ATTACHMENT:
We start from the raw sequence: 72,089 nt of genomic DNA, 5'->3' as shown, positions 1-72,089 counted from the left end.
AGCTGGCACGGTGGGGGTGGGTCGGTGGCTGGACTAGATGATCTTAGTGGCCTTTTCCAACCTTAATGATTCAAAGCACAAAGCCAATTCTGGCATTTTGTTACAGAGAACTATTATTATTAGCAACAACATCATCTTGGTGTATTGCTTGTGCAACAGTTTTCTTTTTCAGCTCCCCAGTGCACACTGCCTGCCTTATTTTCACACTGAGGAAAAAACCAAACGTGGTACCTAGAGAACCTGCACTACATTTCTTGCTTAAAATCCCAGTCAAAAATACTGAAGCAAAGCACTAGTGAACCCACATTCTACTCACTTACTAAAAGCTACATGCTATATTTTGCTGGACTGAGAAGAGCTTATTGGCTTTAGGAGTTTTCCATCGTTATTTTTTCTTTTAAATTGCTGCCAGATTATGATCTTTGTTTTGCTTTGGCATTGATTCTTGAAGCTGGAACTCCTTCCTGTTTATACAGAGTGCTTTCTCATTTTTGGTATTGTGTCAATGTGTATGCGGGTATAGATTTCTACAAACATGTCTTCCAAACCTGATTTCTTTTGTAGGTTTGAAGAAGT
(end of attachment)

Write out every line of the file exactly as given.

We start from the raw sequence: 72,089 nt of genomic DNA, 5'->3' as shown, positions 1-72,089 counted from the left end.
AGCTGGCACGGTGGGGGTGGGTCGGTGGCTGGACTAGATGATCTTAGTGGCCTTTTCCAACCTTAATGATTCAAAGCACAAAGCCAATTCTGGCATTTTGTTACAGAGAACTATTATTATTAGCAACAACATCATCTTGGTGTATTGCTTGTGCAACAGTTTTCTTTTTCAGCTCCCCAGTGCACACTGCCTGCCTTATTTTCACACTGAGGAAAAAACCAAACGTGGTACCTAGAGAACCTGCACTACATTTCTTGCTTAAAATCCCAGTCAAAAATACTGAAGCAAAGCACTAGTGAACCCACATTCTACTCACTTACTAAAAGCTACATGCTATATTTTGCTGGACTGAGAAGAGCTTATTGGCTTTAGGAGTTTTCCATCGTTATTTTTTCTTTTAAATTGCTGCCAGATTATGATCTTTGTTTTGCTTTGGCATTGATTCTTGAAGCTGGAACTCCTTCCTGTTTATACAGAGTGCTTTCTCATTTTTGGTATTGTGTCAATGTGTATGCGGGTATAGATTTCTACAAACATGTCTTCCAAACCTGATTTCTTTTGTAGGTTTGAAGAAGT